While we were waiting to see a doctor, two chassidish men passed by with big shopping bags and asked us if we wanted any food. Even though we answered that we were fine and weren't hungry (my mother insisted that I make kiddush before we begin our "journey"!), they gave us two pre-wrapped packages of cookies/rugelach and cakes. They were from a bikkur cholim organization and I thought it was so special of them to go around and give out food to so many people! Mi K'amcha Yisroel!
Sitting next to us was a teenage guy (probably Mexican) who had walked in limping, wearing jeans and a bright yellow short-sleeved t-shirt and flip flops. His foot was swollen and he didn't look very comfortable. My mother offered the cake to him which he took gratefully and ate so quickly, I was wondering when the last time he had eaten a normal meal was.
I tried to imagine the thoughts that must have gone through his head, wishing he were a Jew (just for that moment!) and noticing how Jews really care about one another, even if they don't know each other personally. I felt bad for him, he had to come to the Emergency Room all alone, with no family, who cared for him? Who was worried that he hurt himself and needed help? He must have looked at us enviously when those two strangers offered us food without even knowing us. We are so lucky to be part of such a nation, a nation that will do anything for anyone!!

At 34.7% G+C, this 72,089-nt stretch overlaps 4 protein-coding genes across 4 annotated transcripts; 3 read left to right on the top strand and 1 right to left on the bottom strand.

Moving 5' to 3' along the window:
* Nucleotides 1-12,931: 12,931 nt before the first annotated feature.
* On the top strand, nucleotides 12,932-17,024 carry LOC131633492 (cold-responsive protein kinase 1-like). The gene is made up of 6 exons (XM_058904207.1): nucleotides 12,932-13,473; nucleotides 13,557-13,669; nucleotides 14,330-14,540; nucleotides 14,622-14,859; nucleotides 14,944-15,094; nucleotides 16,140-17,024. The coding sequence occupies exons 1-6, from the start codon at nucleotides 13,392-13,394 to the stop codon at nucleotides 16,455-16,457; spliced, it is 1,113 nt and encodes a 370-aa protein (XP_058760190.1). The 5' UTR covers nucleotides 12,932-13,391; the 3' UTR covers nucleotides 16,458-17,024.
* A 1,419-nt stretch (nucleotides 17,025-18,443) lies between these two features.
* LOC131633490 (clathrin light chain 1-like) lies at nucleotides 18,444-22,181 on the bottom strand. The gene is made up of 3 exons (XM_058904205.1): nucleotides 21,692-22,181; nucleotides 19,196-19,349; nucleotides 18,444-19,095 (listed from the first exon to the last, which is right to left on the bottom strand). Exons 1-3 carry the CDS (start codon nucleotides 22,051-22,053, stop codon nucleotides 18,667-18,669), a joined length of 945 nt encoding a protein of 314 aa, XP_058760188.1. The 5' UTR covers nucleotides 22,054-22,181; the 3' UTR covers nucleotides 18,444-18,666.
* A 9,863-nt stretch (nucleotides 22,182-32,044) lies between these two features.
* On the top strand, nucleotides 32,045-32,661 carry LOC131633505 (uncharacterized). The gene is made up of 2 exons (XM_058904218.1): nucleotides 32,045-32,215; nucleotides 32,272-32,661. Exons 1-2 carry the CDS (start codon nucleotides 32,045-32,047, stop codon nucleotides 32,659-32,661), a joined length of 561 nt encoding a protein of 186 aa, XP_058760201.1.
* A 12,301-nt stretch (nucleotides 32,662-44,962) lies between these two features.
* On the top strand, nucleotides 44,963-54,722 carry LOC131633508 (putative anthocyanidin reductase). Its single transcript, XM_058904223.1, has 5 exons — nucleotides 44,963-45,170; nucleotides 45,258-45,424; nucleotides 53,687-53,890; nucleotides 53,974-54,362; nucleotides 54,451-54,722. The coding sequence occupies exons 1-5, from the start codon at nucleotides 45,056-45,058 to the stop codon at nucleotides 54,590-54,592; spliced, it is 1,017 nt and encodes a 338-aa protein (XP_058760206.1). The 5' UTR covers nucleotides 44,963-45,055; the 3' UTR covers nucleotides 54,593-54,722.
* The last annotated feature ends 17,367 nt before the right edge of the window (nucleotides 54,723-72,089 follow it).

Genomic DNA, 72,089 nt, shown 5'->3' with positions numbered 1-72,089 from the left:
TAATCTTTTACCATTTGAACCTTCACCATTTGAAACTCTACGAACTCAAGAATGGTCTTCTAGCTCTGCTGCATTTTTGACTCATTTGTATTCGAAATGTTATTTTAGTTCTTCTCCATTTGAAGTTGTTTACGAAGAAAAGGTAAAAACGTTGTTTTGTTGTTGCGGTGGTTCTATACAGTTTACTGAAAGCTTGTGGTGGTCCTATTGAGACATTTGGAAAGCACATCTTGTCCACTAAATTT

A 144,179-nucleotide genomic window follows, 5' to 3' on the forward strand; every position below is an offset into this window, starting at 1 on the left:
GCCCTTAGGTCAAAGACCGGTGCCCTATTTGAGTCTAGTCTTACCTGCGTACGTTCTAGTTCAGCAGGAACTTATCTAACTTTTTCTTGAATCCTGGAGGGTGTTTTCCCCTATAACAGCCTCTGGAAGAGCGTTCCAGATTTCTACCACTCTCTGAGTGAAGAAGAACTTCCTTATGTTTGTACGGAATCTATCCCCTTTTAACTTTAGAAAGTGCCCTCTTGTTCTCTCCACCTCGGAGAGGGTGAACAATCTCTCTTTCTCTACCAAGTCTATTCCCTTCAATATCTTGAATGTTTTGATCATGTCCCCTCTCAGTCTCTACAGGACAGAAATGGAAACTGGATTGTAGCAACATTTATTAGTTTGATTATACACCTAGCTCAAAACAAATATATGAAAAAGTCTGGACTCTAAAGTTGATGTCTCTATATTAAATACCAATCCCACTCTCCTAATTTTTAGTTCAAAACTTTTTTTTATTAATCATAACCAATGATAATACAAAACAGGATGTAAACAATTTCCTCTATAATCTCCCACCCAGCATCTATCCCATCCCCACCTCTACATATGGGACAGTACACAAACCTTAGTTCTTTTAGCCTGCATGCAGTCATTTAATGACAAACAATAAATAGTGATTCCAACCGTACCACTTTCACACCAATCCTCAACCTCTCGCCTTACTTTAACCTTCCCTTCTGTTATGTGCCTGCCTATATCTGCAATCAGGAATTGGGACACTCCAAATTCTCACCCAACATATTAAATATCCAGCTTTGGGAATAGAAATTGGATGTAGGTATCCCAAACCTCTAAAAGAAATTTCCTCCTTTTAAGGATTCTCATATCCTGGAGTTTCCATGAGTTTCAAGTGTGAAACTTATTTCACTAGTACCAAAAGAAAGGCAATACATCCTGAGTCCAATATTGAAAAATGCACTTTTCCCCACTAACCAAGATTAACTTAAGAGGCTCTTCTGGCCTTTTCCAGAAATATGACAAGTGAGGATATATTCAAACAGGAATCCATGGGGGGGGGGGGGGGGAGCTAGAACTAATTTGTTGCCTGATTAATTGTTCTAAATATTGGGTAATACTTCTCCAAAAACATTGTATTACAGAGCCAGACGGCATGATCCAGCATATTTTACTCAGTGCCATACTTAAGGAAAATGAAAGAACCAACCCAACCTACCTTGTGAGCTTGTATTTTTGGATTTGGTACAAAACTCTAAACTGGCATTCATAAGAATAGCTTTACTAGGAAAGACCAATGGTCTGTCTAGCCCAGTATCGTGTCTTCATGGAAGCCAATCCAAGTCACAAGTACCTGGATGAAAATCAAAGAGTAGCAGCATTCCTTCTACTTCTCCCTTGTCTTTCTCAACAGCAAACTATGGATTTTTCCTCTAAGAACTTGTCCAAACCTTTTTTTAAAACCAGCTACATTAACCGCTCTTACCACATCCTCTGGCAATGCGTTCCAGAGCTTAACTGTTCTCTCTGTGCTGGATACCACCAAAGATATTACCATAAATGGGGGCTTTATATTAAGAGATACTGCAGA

We got to see a doctor and got a prescription for the right medicine but it was a whole process to get that prescription filled since we could not call the pharmacy and didn't have my mother's insurance cards with us. But the hospital was extremely helpful and did everything they could (and more) to get it for us. I spent some time waiting, davening and thinking about how lucky I am to come for something so little and be able to get out of there relatively quickly. Baruch Hashem we did not have to be admitted, stay at the hospital for a long time and have to deal with so much pain.